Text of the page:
Dangerous Food for Dogs

Dangerous Food for DogsWe humans love to indulge in foods – chocolates, fresh fruits, sweets, chips, sugary drinks, coffee. Sometimes, we may also be so eager to share that profound happiness in eating with our four-legged buddy by sharing some to them. However, some people foods that we extremely love might not only be unhealthy for your dog but might also put his health in great danger. As such, knowing what foods you can and can’t share with your buddy is important in keeping him healthy and safe.

Certain fruits and nuts
You might be enjoying that creamy, healthy and tasty guacamole treat, and you might also assume that this would also be a perfect fit for your dog. However, because of a substance called persin present in avocados, dogs may experience mild to moderate stomach upset if ingested in high amount. 

Grapes and raisins, on the other hand, may cause renal failure among canines. Although yet to be backed up by studies, it is the best to let your dog stay away from such delightful fruits for them to keep safe.

A few pieces of macadamia nuts could mean life-threatening complications for your dogs. Symptoms of food poisoning because of macadamia include vomiting, increased heart rate, paralysis and muscle tremors. Although the mechanism of poisoning is yet to be discovered by scientists, your dog only needs 2g of macadamia nuts before the life-threatening symptoms manifest.

Plums, peaches, persimmons, or any fruits with pits or small seeds are considered harmful for your dogs. These seeds may obstruct your buddy’s gastrointestinal (GI) tract, making him more prone to GI inflammation. The seeds or pits of plums and peaches also contain cyanide, which is harmful for both humans and animals when ingested.

Onions and garlic
Onions and garlic in whatever form may pose dangers among dogs when taken in toxic amounts. Because onions and garlic are known to destroy haemoglobin-carrying red blood cells, these ingredients have been associated with dog anemia, a condition commonly accompanied with vomiting, lack of appetite, weakness, dullness and difficulty in breathing.

Gums, candies and certain baked products
Any stuff sweetened by xyliol, such as gums, baked products, candies and diet products can adversely affect dogs. Xylitol is an alcohol sugar known to increase the level of insulin in your dog’s body, which in turn causes a drop of glucose level in the bloodstream. Loss of coordination, lethargy, and vomiting are just some of the first signs of xylitol toxicity. If left untreated, liver failure may occur.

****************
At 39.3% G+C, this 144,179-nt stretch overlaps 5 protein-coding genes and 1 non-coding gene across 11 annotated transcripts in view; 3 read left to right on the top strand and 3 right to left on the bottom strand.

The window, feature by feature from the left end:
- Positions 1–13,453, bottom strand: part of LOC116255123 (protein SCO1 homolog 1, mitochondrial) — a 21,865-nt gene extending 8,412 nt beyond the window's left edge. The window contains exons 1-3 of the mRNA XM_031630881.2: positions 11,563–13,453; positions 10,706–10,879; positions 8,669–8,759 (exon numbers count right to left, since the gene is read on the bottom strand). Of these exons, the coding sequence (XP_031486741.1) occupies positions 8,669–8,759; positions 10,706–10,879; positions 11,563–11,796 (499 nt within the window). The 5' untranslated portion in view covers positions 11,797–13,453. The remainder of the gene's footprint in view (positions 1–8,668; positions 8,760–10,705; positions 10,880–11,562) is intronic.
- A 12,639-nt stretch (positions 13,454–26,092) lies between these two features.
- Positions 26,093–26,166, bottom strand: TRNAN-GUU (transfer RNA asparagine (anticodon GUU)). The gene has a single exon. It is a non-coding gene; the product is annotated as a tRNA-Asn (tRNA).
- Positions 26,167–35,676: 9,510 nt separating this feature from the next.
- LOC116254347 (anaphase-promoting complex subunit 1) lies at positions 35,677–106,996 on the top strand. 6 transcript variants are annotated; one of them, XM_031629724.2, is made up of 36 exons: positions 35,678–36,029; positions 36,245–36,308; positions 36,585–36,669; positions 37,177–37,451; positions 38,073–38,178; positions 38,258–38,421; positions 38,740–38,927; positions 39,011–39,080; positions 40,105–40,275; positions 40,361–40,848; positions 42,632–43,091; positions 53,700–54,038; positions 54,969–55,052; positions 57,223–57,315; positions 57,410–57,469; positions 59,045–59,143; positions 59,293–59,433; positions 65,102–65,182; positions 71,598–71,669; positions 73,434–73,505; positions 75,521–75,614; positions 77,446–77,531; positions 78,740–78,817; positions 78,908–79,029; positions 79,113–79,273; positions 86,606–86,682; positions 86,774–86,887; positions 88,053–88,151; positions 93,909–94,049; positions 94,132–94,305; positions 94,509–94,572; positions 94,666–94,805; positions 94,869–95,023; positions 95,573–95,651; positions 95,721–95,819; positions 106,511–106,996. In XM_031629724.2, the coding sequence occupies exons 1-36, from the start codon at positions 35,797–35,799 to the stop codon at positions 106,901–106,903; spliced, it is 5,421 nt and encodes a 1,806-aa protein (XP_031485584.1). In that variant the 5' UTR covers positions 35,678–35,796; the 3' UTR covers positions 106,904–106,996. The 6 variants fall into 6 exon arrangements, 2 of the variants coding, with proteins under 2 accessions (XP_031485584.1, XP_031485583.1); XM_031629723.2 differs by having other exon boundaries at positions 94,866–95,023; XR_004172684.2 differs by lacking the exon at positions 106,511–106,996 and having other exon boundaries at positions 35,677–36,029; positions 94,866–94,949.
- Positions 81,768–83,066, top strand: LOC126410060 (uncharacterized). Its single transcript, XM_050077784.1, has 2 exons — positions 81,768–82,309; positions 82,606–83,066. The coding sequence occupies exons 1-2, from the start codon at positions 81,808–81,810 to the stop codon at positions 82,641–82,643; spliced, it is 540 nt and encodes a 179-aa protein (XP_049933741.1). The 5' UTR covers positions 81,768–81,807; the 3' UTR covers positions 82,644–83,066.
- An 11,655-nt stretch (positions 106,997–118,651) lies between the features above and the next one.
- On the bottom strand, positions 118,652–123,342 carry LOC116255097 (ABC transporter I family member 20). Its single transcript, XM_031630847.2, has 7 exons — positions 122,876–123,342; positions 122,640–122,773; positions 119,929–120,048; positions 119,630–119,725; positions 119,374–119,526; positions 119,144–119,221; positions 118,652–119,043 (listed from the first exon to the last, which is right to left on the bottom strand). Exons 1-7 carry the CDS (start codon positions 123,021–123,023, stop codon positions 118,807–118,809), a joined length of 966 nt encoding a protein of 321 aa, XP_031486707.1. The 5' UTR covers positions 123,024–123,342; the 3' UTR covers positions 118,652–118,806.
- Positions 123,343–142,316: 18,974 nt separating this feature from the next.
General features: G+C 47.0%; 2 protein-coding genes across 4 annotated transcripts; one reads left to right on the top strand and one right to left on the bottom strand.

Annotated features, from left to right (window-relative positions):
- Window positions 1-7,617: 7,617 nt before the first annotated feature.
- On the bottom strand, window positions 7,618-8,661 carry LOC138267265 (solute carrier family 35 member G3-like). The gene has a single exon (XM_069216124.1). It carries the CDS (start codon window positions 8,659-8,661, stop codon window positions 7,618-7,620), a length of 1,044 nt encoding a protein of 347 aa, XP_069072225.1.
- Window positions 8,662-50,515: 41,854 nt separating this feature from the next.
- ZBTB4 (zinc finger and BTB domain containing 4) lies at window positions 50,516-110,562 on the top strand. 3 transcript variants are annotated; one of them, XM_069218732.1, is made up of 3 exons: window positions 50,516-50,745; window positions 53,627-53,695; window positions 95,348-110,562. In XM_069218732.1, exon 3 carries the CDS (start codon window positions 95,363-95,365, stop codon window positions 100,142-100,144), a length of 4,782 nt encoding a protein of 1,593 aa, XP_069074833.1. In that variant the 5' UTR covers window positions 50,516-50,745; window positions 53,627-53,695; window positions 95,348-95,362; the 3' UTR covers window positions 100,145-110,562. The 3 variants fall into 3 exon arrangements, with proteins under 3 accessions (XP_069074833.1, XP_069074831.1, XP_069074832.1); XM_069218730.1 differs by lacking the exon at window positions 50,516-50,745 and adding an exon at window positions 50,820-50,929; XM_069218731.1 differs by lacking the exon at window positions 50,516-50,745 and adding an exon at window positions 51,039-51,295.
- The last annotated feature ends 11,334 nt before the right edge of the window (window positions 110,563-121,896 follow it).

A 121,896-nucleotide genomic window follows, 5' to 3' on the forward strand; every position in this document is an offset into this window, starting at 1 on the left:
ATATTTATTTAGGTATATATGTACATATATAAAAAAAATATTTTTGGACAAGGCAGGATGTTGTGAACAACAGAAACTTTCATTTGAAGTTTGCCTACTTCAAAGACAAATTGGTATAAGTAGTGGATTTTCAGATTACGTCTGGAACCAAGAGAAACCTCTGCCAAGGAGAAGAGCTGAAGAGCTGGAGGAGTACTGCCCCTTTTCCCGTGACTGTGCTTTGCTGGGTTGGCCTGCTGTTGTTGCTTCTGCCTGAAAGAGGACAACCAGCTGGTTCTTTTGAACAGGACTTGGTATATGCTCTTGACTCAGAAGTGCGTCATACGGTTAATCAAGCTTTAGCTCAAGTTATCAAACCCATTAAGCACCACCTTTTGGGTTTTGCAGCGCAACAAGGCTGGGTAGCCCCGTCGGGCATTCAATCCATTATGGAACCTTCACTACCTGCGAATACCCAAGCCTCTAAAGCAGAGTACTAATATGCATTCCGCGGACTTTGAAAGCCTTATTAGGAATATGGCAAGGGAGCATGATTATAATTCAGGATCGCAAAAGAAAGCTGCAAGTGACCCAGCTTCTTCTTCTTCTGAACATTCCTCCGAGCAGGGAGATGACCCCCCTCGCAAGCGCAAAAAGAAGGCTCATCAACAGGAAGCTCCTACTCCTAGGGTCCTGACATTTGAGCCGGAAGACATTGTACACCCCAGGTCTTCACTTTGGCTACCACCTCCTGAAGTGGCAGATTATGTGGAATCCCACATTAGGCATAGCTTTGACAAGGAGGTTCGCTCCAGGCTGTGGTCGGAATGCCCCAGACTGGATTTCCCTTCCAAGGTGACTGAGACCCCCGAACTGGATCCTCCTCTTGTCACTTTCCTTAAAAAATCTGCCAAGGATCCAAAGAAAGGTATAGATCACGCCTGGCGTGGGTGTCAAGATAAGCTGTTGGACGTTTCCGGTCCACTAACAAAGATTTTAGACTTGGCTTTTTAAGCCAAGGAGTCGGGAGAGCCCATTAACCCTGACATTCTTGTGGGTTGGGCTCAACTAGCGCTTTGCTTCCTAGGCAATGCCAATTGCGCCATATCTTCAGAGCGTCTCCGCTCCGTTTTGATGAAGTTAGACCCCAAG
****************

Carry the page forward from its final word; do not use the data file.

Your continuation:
Chocolates
All kinds of chocolates, including the white ones, contain theobromine, an alkaloid of the cacao plant known to be toxic for dogs. Even at a very small amount, chocolates may cause your buddy to experience tremor, vomiting, seizures, abnormal heart rate, and even death.

If you just saw that your dog has eaten chocolates, or if you believe your dog has ingested some, contact your vet as soon as possible for theobromine poisoning treatment. You should also learn about the type of chocolate he ingested, its amount, and when your dog had eaten it. With these information at hand, it will be easier for your vet to take the necessary precautions during this possibly fatal medical emergency.

Raw eggs, meats, fish
Just like humans, eating a raw food source may increase the risk of poisoning from bacteria such as E. coli and Salmonella. Raw eggs may also obstruct the absorption of vitamin B among your dogs, making him more prone to skin diseases. Meanwhile, making him eat raw fish may increase his risk of fish disease, a fatal toxicity manifested by swollen lymph nodes, vomiting, and fever.

Sugary and salty foods and drinks
Too much of anything is bad. Too much sugar or salt in your dog’s diet, for instance, may lead to diabetes, obesity, and dental disorders. Learn to limit his intake of sugar and salt to ensure that only the needed amount will be eaten, digested, and absorbed by your buddy.

Kitchen items
There are many items in the kitchen pantry shelves that are considered toxic to dogs, especially when ingested in high amounts. Spices such as nutmegs, and leavening agents such as baking powder and baking soda, for instance, are just some of the many ingredients commonly found in the kitchen that can cause toxicity among dogs. Signs of poisoning may include muscle spasms, congestive heart failure, tremors, and seizures.

Being a smart pet parent is being able to understand that humans and dogs are still different, no matter how strong their bonds are with each other. That way, you will not assume that what is delightful and safe for you will also be delightful and safe for your dogs.